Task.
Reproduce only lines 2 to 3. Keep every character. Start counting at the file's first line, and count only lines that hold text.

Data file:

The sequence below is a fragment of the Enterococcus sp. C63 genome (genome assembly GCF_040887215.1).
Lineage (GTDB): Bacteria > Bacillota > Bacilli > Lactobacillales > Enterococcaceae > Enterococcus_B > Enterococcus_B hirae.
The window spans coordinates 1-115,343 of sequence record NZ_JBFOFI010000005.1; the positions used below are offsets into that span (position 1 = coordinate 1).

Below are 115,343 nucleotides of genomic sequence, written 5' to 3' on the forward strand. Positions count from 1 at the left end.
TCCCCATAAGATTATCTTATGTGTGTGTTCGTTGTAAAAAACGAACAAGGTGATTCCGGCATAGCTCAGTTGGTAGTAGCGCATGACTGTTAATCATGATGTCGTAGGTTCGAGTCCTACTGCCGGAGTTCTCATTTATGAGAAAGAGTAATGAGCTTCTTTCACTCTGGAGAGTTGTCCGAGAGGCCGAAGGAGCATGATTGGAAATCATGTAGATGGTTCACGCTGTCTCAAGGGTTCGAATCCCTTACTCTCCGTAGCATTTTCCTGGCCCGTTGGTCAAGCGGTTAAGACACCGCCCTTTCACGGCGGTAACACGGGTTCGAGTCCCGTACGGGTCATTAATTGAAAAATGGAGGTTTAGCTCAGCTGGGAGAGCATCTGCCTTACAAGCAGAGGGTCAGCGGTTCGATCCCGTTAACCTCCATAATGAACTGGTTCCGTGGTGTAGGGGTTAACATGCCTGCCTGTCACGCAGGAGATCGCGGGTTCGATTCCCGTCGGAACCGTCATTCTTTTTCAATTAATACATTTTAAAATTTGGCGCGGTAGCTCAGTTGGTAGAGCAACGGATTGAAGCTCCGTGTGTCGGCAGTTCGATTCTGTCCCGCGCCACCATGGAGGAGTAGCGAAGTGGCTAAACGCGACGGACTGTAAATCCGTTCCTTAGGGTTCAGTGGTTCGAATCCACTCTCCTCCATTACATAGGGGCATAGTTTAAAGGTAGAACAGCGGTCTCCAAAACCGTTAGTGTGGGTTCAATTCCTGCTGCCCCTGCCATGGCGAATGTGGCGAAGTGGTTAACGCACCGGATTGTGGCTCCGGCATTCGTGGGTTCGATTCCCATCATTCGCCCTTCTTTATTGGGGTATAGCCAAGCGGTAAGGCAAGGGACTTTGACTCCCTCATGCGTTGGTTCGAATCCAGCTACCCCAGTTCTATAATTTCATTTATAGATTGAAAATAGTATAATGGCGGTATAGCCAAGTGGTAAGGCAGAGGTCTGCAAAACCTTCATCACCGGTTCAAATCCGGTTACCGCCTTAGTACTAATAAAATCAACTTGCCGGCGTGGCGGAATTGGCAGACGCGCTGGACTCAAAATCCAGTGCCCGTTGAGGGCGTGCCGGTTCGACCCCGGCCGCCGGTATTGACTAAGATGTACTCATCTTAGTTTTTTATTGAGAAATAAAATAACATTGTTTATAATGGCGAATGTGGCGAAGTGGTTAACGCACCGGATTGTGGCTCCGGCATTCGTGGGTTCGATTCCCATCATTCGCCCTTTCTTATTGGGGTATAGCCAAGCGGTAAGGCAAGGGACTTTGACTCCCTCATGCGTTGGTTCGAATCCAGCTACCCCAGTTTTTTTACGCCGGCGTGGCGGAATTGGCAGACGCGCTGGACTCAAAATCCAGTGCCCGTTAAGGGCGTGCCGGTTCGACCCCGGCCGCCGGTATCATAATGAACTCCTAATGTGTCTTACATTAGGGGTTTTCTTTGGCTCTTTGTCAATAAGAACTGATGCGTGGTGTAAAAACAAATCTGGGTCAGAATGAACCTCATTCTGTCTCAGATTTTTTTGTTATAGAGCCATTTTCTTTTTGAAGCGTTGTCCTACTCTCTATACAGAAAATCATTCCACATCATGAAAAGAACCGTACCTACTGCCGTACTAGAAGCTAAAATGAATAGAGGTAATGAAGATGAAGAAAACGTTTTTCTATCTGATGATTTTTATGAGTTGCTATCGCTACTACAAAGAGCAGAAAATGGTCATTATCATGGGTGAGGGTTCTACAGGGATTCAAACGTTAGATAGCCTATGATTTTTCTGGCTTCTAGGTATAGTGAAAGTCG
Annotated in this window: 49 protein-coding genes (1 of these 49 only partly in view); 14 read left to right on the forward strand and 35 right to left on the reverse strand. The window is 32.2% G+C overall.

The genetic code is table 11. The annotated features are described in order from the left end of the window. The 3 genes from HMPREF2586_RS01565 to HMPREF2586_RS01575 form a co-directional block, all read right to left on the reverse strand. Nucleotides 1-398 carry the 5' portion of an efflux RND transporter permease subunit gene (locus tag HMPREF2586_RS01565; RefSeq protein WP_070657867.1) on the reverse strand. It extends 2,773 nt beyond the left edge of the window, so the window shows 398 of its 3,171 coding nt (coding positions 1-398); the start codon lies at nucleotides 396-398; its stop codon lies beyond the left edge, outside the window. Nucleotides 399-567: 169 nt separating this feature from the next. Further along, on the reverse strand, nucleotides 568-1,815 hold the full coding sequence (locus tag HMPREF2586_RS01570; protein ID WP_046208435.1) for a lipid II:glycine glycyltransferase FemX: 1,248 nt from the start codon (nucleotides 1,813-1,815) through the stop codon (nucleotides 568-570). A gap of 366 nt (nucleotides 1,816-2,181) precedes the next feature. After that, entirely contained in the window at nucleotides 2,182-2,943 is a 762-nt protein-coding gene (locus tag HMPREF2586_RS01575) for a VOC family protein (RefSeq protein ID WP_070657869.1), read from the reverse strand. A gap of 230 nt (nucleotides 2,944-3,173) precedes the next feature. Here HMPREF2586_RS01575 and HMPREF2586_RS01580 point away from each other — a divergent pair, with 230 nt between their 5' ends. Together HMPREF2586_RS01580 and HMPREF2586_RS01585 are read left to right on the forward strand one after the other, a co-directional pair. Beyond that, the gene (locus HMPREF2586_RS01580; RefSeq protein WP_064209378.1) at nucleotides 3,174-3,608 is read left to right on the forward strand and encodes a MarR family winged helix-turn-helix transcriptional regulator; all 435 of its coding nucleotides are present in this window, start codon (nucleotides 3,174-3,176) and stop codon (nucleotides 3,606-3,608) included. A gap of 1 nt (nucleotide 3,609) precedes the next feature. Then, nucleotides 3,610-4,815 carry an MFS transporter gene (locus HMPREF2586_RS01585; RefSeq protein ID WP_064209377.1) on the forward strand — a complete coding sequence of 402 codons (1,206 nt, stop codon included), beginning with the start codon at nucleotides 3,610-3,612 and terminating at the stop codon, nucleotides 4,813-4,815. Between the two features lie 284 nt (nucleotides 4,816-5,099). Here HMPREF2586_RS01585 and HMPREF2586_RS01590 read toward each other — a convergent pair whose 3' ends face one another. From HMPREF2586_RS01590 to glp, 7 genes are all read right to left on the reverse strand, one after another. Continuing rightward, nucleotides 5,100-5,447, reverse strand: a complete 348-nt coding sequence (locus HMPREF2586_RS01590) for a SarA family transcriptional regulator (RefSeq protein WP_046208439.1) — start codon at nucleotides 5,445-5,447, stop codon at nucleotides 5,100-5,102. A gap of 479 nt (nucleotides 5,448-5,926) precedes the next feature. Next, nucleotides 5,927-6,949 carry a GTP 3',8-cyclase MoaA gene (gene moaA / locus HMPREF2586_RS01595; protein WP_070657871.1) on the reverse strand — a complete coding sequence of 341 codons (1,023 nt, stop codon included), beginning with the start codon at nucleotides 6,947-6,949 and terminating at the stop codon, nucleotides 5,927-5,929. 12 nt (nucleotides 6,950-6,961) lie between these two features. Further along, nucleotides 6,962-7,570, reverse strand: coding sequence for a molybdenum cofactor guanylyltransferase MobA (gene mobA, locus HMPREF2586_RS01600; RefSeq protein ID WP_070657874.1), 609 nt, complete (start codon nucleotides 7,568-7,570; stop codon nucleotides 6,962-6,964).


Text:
Lineage (GTDB): Bacteria > Bacillota > Bacilli > Lactobacillales > Enterococcaceae > Enterococcus_B > Enterococcus_B hirae.
The window spans coordinates 1-115,343 of sequence record NZ_JBFOFI010000005.1; the positions used below are offsets into that span (position 1 = coordinate 1).